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Spine (Phila Pa 1976). 2010 Jun 15;35(14):1353-8. doi: 10.1097/BRS.0b013e3181cbc157.

Reproducibility of rasterstereography for kyphotic and lordotic angles, trunk length, and trunk inclination: a reliability study.

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  • 1Department of Physical Therapy, University Hospital Marburg, Germany.

Erratum in

  • Spine (Phila Pa 1976). 2010 Aug 15;35(18):1738. Melvin, Mohokum [corrected to Mohokum, Melvin]; Sylvia, Mendoza [corrected to Mendoza, Sylvia].



Determination of reliability with 3 investigators using a collective of healthy volunteers.


To determine the reliability of rasterstereography 3-dimensional back surface analysis and reconstruction of the spine in healthy test subjects.


Rasterstereography has been in clinical use since 1989 for patients with scoliosis and other spinal deformities and it significantly reduces the need for otherwise indispensable radiographs. The validity of this device has previously been examined in other studies. This study was performed to evaluate the reliability of rasterstereography for clinical application in diagnostic and follow-up examinations.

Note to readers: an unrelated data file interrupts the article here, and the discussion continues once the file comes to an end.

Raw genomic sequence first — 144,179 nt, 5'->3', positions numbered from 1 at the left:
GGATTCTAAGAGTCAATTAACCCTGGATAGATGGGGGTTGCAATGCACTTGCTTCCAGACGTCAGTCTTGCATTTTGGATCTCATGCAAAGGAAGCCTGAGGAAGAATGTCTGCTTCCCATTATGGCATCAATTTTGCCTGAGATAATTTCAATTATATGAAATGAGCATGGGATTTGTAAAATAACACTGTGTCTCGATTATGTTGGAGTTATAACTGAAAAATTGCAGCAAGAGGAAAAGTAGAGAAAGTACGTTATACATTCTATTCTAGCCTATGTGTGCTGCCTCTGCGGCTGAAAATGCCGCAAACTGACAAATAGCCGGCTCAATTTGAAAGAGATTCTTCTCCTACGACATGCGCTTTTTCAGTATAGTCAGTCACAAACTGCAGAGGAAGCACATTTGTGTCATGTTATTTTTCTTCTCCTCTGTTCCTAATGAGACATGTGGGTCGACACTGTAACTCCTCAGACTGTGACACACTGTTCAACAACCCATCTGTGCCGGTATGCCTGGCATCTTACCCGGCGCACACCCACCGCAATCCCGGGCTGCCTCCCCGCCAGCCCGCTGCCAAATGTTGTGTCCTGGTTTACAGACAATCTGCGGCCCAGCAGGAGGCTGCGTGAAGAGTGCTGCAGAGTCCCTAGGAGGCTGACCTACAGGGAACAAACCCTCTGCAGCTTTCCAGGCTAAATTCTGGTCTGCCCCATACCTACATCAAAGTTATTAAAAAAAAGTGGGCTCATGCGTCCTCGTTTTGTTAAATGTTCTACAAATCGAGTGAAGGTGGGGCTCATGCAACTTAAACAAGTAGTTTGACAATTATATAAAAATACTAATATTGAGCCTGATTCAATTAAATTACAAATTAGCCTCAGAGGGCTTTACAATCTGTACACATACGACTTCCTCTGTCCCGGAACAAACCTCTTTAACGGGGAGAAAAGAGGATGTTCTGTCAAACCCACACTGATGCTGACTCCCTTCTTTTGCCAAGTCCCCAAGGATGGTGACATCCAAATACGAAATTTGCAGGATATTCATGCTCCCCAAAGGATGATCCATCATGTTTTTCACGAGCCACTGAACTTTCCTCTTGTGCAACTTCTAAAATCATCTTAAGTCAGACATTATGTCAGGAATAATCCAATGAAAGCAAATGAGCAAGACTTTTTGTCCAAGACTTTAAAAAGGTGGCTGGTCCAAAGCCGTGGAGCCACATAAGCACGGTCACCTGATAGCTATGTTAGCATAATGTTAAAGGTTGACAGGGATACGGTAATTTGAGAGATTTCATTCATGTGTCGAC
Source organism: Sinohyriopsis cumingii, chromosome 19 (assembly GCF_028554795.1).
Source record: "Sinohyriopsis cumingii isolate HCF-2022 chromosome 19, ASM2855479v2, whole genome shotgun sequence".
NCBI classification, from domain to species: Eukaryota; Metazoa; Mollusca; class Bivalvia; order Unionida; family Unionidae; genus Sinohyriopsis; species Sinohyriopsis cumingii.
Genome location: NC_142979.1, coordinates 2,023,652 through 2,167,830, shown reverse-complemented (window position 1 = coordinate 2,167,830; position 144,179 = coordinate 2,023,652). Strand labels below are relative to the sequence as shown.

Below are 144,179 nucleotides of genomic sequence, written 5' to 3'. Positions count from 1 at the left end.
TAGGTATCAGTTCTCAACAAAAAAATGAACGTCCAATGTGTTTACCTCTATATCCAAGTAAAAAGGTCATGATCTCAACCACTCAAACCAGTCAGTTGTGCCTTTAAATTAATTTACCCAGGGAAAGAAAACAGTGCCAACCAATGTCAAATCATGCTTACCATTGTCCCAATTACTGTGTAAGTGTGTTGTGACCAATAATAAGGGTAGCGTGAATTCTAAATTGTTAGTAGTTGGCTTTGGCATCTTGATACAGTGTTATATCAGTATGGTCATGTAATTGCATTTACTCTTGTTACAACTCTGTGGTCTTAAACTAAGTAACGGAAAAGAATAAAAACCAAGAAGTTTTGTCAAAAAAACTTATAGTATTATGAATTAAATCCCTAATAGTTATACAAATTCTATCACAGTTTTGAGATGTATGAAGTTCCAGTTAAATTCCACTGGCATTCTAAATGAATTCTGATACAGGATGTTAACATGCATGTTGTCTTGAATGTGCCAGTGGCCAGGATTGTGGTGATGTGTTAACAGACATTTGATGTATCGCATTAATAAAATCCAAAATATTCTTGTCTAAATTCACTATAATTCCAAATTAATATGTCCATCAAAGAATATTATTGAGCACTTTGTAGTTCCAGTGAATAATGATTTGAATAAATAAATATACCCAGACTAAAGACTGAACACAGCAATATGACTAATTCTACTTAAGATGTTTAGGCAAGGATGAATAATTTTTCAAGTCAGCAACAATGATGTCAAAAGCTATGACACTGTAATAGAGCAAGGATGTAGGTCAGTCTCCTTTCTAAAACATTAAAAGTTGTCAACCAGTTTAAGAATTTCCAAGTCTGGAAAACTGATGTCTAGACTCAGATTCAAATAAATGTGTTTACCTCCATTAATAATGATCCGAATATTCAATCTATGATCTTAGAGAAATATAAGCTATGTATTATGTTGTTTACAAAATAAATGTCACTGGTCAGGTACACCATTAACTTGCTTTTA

Fifty-one healthy volunteers were examined rasterstereographically by 3 investigators. Each investigator made a series of 3 measurements of each participant in which 8 spine parameters including kyphotic angle ICT-ITL (max.), kyphotic angle VP-ITL, kyphotic angle VP-T12, lordotic angle ITL-ILS (max.), lordotic angle ITL-DM, lordotic angle T12-DM, trunk length VP-DM and trunk inclination were measured. Cronbach alpha was calculated. The influence of high or low body mass index on the accuracy of the technique was evaluated as well.


Cronbach alpha for the intratester-reliability of the kyphotic angle ICT-ITL (max.) for the 3 investigators has values between 0.921 and 0.992. The intertester-reliability for the same parameter is 0.979 (95% CI). In this study group a meaningful association between body mass index and reliability of the device was not found.


The reliability revealed very good results, both for intratester and for intertester reliability. The technique is well suited for analysis of the back in standing position. The body mass index has no influence on the reproducibility.

[PubMed - indexed for MEDLINE]
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